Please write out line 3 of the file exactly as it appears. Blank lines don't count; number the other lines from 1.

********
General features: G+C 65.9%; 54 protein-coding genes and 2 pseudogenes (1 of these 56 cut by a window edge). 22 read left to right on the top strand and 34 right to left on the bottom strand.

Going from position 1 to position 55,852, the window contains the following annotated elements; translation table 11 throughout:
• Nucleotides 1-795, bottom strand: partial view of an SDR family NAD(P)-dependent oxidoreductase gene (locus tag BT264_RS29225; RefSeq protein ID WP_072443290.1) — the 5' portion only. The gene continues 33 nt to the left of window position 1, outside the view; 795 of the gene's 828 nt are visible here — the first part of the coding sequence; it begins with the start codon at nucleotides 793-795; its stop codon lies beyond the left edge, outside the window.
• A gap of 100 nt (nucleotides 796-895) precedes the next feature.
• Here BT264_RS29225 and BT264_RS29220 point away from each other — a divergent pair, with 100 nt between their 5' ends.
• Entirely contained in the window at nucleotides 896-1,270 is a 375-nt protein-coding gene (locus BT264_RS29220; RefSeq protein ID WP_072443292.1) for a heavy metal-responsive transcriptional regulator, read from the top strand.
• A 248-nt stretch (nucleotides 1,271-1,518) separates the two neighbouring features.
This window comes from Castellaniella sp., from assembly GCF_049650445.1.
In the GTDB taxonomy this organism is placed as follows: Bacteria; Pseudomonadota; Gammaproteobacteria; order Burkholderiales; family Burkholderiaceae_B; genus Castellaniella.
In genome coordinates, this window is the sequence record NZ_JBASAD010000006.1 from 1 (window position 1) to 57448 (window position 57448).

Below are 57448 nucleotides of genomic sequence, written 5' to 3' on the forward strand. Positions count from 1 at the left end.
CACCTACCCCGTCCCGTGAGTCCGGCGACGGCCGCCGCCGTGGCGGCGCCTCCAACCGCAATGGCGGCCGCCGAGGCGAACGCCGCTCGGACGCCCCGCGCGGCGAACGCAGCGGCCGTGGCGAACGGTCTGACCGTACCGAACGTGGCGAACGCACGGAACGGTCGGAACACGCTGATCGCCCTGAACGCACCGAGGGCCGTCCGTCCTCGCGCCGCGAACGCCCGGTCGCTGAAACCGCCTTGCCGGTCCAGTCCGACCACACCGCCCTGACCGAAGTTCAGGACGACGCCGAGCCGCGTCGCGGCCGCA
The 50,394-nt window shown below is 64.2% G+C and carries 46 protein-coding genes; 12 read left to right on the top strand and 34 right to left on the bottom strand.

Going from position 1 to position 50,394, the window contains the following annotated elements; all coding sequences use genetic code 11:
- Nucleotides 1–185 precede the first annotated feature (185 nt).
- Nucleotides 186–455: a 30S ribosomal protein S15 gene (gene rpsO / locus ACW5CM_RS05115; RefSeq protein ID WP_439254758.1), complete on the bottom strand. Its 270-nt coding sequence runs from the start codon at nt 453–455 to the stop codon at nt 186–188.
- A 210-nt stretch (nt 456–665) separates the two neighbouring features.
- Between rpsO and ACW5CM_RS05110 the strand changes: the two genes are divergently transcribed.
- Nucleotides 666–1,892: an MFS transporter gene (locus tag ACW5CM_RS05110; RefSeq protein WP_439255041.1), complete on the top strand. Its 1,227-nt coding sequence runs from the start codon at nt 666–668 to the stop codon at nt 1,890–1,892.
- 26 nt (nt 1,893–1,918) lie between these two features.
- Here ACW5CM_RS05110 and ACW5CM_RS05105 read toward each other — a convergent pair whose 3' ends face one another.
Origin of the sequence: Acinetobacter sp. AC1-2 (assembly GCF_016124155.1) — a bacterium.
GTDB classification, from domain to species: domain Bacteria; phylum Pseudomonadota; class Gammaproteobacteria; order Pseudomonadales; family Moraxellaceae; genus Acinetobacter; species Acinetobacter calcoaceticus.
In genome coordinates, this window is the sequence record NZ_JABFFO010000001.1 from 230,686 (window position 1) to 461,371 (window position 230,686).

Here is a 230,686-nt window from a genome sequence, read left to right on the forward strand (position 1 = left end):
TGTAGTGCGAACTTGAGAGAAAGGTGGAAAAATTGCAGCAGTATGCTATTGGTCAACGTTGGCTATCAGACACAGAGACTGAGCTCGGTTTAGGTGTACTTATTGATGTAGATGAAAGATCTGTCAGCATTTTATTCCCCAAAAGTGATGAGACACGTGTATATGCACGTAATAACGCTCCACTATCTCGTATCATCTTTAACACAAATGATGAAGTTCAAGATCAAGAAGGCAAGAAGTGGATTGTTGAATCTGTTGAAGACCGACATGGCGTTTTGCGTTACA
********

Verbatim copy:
• Nucleotides 1-795, bottom strand: partial view of an SDR family NAD(P)-dependent oxidoreductase gene (locus tag BT264_RS29225; RefSeq protein ID WP_072443290.1) — the 5' portion only. The gene continues 33 nt to the left of window position 1, outside the view; 795 of the gene's 828 nt are visible here — the first part of the coding sequence; it begins with the start codon at nucleotides 793-795; its stop codon lies beyond the left edge, outside the window.